I was 8 years old when the Deepwater Horizon oil spill happened, but I can still picture the news coverage of dead animals covered in oil and the devastation communities faced along the Gulf Coast. It’s not shocking that I still remember this tragedy so vividly. Millions of gallons of spilled oil devastated seabirds and sea turtles and littered coastlines with tar balls over a hundred miles from the explosion. Offshore drilling is dirty and dangerous, and this was only one of the many tragedies it has caused.
Over a decade later, our Gulf coast is still at risk from drilling. At the beginning of July, the Department of Interior released its proposed Five-Year Plan for oil and gas leasing in our ocean, which lays out when and where the government can offer public waters for drilling from 2023 to 2028. The Biden administration announced it could offer almost 95 million acres of our ocean for leasing within this five-year period in the Gulf alone. And then last weekend, Congress passed the Inflation Reduction Act (IRA), a bill that invests heavily in clean energy but also offers up areas in the Gulf and Alaska for offshore leasing — a move that could lock in drilling for decades to come.
Tying my generation to a system that puts short-term gains over the long-term health of people and the planet is the wrong move. Burning fossil fuels is the main contributor to the climate crisis. While neither proposal would put a rig immediately off Florida’s beaches, our communities would still face the long-term repercussions of drilling in the Gulf and any federal waters—that’s just how far the harms of offshore drilling reach.
Climate change is deadly for our planet, people, and wildlife. Horrifying images of wildfires and rising death tolls from extreme temperatures dominate headlines and social media feeds. Deadly storms continue to upend communities, forcing people to flee their homes forever. At times, it’s hard to remember which areas are burning and which are drowning.
In Florida, we don’t take this lightly; communities have endured environmental, social and economic impacts because these disasters continue to occur. Pollution and devastation from past spills motivate locals to come together to resist the continued threat Gulf drilling poses to Tampa Bay.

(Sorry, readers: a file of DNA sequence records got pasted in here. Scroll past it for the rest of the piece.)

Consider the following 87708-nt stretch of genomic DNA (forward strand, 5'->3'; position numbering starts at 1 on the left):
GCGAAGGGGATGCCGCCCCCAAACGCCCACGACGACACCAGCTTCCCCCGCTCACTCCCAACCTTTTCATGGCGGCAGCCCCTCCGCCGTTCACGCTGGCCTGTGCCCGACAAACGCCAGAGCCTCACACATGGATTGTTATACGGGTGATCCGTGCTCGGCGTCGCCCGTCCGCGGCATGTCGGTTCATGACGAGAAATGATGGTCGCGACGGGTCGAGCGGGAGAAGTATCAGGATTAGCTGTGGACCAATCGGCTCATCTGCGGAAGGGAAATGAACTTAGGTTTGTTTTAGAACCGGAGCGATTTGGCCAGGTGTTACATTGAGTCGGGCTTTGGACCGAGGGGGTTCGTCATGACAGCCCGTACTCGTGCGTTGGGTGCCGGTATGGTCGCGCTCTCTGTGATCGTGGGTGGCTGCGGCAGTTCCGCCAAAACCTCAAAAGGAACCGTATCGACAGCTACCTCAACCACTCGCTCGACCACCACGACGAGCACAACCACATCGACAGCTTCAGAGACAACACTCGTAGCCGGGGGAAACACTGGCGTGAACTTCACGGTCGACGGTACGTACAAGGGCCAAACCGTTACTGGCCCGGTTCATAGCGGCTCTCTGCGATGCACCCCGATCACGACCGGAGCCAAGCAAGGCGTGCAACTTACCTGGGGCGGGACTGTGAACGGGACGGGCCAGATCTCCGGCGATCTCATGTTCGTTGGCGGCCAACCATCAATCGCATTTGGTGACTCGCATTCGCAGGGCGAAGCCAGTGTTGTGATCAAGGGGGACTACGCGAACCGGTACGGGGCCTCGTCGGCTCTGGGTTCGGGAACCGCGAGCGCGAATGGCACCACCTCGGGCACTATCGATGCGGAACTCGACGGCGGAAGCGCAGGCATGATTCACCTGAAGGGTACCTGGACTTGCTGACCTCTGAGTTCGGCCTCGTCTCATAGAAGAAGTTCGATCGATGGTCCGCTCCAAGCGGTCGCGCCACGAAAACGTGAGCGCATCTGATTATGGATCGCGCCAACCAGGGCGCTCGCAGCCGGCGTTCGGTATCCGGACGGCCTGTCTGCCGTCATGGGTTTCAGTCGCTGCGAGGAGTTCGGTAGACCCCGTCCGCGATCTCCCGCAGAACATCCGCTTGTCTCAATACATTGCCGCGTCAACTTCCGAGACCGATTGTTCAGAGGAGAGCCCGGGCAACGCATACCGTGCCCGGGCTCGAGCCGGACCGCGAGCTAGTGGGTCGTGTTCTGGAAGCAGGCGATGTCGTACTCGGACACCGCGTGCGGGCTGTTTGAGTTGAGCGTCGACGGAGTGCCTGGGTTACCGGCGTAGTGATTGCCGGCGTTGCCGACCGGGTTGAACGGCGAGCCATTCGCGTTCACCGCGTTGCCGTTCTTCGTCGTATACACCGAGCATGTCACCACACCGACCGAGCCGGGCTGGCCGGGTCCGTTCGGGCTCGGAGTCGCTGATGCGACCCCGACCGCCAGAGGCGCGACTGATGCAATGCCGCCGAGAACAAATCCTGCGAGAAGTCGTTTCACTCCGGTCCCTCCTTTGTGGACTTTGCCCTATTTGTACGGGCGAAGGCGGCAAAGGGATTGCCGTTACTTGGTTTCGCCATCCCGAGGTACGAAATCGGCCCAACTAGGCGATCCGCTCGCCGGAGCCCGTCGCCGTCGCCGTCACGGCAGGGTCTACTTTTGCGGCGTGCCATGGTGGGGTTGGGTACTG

I joined this movement because I’m worried about my future. Working with Florida PIRG Students, a student-led, non-profit, non-partisan organization, it’s clear my generation cares about climate justice and that we know we can’t sit idly by, watching our future disappear in front of us. We shouldn’t have to keep paying for the mistakes of the past, waiting on bated breath for when the next spill will happen. Our generation needs a healthy planet, not more fossil fuels that pollute the environment and lower our quality of life. Leading scientists have made it explicitly clear: We cannot confront the climate crisis and ensure a livable future on this planet without leaving fossil fuels in the past. A key step in that transition is saying “no” to any new drilling in our ocean.
We look to federal leaders to provide this transition and a healthier vision for the future. While the IRA does require the Biden administration to hold a few lease sales in the upcoming year, President Biden and the Department of Interior have broad discretion to decide what drilling leasing will occur after 2023. We need them to choose the health of our ocean, our communities, and our climate by scheduling no new leases for offshore drilling in their final Five-Year Plan.
We can’t afford to be locked into this system that drives climate change for a minute longer — let alone decades. To ensure the Biden administration acts to end offshore drilling leasing after 2023, send a comment to the federal government today and help my generation secure a livable future.
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Chloe McKenna is a senior at Eckerd College in St. Petersburg, Florida and currently serves as the Chapter Chair of Florida PIRG Students on campus. She interns with the Reduce Single-Use Project at Eckerd, led both the First and Second Cohorts of the US Youth Advisory Council for the UN Ocean Decade as a Co-Chair, and founded the Orange County, California Chapter of Heirs To Our Oceans, an international youth-led organization, in 2017.